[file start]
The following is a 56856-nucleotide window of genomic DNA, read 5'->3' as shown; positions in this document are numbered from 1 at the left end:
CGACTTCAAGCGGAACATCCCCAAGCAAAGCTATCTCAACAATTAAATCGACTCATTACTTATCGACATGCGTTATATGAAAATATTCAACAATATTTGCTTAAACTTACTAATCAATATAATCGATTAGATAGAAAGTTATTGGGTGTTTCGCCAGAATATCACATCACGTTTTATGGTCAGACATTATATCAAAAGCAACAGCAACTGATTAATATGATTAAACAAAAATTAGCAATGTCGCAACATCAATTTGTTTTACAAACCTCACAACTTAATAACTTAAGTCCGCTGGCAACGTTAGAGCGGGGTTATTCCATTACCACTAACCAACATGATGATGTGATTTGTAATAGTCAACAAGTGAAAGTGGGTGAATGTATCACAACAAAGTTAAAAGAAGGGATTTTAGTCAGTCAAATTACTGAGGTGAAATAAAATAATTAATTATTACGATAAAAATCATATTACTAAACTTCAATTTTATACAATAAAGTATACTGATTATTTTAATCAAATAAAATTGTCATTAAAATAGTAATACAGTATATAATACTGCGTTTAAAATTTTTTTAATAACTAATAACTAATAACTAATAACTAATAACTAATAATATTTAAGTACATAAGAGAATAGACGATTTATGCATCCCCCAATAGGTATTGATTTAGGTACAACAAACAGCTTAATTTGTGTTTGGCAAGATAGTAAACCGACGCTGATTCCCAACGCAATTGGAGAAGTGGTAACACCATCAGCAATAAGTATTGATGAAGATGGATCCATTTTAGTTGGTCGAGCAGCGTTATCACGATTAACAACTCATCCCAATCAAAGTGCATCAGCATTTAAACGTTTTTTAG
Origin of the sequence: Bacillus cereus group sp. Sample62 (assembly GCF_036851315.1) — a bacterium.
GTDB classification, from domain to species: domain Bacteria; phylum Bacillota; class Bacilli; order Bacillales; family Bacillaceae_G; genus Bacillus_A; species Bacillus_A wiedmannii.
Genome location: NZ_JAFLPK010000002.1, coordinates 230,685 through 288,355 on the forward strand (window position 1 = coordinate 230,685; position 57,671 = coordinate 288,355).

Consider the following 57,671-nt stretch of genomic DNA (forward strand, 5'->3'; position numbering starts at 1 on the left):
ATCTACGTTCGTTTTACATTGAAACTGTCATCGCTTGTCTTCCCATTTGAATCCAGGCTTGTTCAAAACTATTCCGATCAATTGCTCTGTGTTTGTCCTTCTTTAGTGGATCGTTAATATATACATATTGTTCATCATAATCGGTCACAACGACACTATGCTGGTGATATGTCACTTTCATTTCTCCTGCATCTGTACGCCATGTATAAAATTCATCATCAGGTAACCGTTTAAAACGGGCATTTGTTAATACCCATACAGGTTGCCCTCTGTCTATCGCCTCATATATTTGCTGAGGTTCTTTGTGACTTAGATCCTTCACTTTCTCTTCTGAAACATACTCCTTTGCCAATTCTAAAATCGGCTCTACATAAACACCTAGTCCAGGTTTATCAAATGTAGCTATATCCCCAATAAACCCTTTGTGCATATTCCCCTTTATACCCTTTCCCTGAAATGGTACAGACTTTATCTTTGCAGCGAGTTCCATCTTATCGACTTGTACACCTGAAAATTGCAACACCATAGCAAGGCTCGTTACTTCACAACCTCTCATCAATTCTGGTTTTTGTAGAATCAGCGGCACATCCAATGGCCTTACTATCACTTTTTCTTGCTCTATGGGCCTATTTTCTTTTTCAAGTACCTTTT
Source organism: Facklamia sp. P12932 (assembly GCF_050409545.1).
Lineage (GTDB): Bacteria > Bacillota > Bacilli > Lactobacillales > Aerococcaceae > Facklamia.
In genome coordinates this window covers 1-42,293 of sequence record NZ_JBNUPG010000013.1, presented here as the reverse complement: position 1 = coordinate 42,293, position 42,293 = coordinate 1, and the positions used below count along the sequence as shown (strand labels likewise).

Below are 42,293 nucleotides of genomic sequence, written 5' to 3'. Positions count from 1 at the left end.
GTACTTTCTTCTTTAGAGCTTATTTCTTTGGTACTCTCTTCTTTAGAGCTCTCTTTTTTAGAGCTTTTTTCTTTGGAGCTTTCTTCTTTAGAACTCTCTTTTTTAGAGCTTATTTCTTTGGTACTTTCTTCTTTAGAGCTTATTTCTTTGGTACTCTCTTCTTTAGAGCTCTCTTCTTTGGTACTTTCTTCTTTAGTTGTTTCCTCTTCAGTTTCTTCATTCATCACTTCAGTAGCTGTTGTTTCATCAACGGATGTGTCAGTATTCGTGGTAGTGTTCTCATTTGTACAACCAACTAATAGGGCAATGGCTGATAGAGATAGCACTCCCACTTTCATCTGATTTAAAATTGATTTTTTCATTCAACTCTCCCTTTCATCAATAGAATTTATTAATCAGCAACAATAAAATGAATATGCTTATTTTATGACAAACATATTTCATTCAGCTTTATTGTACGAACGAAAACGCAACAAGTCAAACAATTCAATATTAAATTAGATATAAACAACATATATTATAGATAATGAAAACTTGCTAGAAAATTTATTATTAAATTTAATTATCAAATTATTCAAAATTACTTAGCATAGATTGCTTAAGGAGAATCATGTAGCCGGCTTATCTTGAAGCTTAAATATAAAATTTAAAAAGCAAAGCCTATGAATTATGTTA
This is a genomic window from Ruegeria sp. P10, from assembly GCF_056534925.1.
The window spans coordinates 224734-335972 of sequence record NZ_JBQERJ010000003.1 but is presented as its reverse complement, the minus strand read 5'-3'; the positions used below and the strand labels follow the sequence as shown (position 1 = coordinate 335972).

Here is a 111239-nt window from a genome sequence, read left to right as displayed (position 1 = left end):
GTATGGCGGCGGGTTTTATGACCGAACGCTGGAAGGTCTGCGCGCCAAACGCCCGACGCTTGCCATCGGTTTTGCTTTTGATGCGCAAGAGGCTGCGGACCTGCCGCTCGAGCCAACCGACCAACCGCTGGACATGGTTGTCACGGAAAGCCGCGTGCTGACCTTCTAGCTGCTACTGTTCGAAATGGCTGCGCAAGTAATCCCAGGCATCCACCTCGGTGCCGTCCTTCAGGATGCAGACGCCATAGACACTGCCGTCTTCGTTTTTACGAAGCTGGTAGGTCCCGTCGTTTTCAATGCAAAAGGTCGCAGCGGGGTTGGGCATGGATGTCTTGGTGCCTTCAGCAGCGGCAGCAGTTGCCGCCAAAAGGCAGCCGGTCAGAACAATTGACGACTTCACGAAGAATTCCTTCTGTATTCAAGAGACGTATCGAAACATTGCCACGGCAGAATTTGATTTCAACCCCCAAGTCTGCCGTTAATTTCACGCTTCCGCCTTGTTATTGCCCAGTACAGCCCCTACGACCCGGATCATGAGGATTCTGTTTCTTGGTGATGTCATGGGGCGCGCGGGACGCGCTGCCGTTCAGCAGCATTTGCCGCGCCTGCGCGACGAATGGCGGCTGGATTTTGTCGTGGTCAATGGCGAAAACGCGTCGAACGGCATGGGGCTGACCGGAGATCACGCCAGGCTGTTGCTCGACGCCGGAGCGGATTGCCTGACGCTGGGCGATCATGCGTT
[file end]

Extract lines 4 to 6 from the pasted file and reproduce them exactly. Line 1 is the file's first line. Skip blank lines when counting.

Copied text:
GTDB classification, from domain to species: domain Bacteria; phylum Bacillota; class Bacilli; order Bacillales; family Bacillaceae_G; genus Bacillus_A; species Bacillus_A wiedmannii.
Genome location: NZ_JAFLPK010000002.1, coordinates 230,685 through 288,355 on the forward strand (window position 1 = coordinate 230,685; position 57,671 = coordinate 288,355).

Consider the following 57,671-nt stretch of genomic DNA (forward strand, 5'->3'; position numbering starts at 1 on the left):